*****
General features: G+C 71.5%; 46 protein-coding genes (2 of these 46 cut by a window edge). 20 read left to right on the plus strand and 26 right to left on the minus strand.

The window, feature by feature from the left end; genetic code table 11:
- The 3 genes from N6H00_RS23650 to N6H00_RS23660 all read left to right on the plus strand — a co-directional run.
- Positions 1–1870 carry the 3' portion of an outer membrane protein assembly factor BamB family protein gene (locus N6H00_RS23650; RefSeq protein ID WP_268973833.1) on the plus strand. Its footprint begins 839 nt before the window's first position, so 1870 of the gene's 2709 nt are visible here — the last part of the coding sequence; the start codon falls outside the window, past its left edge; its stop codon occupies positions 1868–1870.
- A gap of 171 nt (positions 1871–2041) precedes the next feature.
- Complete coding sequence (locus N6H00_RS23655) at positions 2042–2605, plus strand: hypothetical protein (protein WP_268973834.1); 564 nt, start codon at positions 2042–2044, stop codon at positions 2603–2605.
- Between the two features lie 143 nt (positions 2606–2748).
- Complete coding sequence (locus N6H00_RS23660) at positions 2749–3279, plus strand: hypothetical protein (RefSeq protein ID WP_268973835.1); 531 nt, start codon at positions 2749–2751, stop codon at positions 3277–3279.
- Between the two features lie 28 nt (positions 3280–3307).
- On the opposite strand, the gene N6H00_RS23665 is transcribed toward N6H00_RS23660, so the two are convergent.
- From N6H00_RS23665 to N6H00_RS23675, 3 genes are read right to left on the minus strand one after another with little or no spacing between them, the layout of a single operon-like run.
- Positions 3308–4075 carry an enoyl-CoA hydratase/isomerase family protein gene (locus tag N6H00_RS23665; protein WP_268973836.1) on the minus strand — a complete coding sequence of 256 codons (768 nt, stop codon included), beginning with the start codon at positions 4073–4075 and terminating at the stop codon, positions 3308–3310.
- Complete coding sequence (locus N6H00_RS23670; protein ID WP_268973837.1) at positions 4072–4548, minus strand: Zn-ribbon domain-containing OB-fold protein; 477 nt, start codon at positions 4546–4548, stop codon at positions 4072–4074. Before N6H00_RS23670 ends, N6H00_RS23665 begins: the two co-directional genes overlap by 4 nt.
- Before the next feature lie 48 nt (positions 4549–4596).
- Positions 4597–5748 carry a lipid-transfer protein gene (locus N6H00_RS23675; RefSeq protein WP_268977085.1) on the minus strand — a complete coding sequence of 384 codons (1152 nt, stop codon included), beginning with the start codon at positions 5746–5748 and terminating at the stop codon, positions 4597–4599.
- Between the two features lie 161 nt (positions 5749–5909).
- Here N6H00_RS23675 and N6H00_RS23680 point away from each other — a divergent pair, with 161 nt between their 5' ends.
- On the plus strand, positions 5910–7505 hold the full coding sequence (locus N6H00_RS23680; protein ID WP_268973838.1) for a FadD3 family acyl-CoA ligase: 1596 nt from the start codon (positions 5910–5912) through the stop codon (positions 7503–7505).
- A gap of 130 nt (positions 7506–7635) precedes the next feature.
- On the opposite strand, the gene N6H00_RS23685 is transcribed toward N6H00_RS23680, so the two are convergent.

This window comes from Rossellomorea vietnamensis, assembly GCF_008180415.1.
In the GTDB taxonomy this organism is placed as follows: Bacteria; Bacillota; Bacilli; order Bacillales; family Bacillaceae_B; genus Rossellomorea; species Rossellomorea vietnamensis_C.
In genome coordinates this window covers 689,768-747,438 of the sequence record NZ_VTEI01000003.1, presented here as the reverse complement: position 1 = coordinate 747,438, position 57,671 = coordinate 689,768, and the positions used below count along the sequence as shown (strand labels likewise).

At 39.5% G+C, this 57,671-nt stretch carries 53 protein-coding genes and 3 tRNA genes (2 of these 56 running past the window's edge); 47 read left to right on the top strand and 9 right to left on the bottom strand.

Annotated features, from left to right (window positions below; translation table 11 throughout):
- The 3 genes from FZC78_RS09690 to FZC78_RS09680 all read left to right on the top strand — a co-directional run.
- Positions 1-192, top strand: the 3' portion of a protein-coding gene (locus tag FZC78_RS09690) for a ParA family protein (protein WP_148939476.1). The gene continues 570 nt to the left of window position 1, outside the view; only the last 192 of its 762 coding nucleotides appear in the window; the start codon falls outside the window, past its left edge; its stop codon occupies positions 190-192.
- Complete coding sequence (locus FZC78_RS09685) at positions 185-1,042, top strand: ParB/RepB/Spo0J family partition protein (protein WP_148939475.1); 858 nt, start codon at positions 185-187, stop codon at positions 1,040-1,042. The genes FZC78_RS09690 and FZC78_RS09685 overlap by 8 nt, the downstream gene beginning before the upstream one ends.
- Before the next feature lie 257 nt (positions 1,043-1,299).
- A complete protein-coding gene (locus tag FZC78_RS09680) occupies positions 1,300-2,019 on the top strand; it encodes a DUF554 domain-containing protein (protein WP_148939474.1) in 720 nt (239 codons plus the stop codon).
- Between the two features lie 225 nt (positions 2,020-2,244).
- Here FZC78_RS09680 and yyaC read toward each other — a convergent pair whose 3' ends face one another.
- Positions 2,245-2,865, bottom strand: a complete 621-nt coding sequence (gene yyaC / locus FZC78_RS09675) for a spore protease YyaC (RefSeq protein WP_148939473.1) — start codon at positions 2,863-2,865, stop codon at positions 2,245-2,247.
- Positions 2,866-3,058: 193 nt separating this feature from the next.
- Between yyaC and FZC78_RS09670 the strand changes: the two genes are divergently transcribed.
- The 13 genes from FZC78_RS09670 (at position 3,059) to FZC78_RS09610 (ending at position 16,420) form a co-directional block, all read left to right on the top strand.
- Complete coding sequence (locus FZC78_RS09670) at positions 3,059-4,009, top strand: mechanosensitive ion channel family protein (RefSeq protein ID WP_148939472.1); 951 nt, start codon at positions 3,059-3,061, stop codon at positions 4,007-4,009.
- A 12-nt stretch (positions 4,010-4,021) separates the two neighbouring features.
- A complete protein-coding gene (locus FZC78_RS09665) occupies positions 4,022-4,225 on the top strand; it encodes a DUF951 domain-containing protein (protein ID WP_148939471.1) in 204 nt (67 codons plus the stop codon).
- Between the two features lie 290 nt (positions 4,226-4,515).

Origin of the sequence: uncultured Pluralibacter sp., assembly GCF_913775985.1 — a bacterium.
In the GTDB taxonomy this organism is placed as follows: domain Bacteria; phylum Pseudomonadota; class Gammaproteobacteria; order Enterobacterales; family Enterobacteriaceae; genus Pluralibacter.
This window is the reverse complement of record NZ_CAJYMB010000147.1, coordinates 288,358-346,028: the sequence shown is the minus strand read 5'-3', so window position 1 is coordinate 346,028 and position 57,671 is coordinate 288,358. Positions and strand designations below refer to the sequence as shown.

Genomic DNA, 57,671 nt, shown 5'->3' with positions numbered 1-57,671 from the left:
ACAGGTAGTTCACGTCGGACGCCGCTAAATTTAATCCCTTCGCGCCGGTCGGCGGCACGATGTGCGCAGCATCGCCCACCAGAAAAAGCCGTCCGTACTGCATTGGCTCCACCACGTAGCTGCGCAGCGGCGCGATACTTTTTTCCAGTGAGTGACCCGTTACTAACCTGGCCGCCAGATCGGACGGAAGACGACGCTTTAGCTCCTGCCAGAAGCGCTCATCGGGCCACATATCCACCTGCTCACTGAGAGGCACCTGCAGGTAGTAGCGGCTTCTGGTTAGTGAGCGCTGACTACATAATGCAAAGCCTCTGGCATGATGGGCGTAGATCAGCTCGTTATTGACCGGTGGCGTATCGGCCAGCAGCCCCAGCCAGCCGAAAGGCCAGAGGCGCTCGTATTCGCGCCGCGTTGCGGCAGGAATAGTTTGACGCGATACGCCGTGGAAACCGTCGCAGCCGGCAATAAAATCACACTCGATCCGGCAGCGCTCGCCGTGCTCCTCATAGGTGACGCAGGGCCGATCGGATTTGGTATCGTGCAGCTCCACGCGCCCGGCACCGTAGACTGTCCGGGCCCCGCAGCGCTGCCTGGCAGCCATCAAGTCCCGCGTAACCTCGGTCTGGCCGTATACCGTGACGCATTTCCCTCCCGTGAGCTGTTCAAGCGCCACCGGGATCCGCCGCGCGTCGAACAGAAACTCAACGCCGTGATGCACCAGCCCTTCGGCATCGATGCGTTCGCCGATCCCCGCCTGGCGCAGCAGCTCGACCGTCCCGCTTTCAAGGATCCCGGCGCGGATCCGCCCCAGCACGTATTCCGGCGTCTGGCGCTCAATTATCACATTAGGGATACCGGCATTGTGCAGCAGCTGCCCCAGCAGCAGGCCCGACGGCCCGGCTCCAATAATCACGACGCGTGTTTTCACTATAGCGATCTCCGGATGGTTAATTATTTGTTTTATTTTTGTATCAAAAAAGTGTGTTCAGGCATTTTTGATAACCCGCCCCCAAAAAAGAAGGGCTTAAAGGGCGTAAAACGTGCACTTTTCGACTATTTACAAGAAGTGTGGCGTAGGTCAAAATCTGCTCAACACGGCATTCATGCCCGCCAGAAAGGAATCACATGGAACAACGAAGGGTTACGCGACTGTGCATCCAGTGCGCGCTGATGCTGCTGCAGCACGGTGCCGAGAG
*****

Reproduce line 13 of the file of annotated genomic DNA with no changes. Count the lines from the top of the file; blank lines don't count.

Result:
- Complete coding sequence (locus N6H00_RS23670; protein ID WP_268973837.1) at positions 4072–4548, minus strand: Zn-ribbon domain-containing OB-fold protein; 477 nt, start codon at positions 4546–4548, stop codon at positions 4072–4074. Before N6H00_RS23670 ends, N6H00_RS23665 begins: the two co-directional genes overlap by 4 nt.